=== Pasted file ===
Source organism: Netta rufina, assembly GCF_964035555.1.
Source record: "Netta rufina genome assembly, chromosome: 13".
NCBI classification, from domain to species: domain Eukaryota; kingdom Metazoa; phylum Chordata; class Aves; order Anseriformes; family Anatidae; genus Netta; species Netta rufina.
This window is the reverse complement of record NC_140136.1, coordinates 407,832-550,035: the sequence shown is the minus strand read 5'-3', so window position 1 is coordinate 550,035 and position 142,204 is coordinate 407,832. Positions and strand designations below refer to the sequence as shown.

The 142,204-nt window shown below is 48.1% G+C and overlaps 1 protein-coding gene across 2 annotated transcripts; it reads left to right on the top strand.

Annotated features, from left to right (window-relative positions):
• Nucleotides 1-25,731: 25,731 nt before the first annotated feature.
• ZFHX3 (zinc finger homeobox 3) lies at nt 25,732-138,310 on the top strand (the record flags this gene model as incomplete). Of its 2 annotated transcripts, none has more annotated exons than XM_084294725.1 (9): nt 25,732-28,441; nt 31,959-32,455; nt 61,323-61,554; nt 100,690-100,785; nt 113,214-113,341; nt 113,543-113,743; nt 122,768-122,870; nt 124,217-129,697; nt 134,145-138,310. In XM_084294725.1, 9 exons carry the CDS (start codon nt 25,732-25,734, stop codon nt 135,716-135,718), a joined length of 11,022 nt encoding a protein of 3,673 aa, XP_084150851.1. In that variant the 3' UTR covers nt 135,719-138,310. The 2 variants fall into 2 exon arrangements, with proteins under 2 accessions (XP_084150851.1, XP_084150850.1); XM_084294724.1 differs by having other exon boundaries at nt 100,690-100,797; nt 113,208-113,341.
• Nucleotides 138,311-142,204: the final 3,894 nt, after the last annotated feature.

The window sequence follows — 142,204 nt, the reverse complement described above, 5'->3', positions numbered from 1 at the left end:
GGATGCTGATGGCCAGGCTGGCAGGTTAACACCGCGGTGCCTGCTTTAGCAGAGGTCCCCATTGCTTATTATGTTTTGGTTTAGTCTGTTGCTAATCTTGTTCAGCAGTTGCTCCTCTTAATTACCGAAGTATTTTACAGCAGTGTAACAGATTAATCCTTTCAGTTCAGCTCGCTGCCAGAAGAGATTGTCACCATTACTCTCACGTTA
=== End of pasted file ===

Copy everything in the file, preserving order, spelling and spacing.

Source organism: Netta rufina, assembly GCF_964035555.1.
Source record: "Netta rufina genome assembly, chromosome: 13".
NCBI classification, from domain to species: domain Eukaryota; kingdom Metazoa; phylum Chordata; class Aves; order Anseriformes; family Anatidae; genus Netta; species Netta rufina.
This window is the reverse complement of record NC_140136.1, coordinates 407,832-550,035: the sequence shown is the minus strand read 5'-3', so window position 1 is coordinate 550,035 and position 142,204 is coordinate 407,832. Positions and strand designations below refer to the sequence as shown.

The 142,204-nt window shown below is 48.1% G+C and overlaps 1 protein-coding gene across 2 annotated transcripts; it reads left to right on the top strand.

Annotated features, from left to right (window-relative positions):
• Nucleotides 1-25,731: 25,731 nt before the first annotated feature.
• ZFHX3 (zinc finger homeobox 3) lies at nt 25,732-138,310 on the top strand (the record flags this gene model as incomplete). Of its 2 annotated transcripts, none has more annotated exons than XM_084294725.1 (9): nt 25,732-28,441; nt 31,959-32,455; nt 61,323-61,554; nt 100,690-100,785; nt 113,214-113,341; nt 113,543-113,743; nt 122,768-122,870; nt 124,217-129,697; nt 134,145-138,310. In XM_084294725.1, 9 exons carry the CDS (start codon nt 25,732-25,734, stop codon nt 135,716-135,718), a joined length of 11,022 nt encoding a protein of 3,673 aa, XP_084150851.1. In that variant the 3' UTR covers nt 135,719-138,310. The 2 variants fall into 2 exon arrangements, with proteins under 2 accessions (XP_084150851.1, XP_084150850.1); XM_084294724.1 differs by having other exon boundaries at nt 100,690-100,797; nt 113,208-113,341.
• Nucleotides 138,311-142,204: the final 3,894 nt, after the last annotated feature.

The window sequence follows — 142,204 nt, the reverse complement described above, 5'->3', positions numbered from 1 at the left end:
GGATGCTGATGGCCAGGCTGGCAGGTTAACACCGCGGTGCCTGCTTTAGCAGAGGTCCCCATTGCTTATTATGTTTTGGTTTAGTCTGTTGCTAATCTTGTTCAGCAGTTGCTCCTCTTAATTACCGAAGTATTTTACAGCAGTGTAACAGATTAATCCTTTCAGTTCAGCTCGCTGCCAGAAGAGATTGTCACCATTACTCTCACGTTA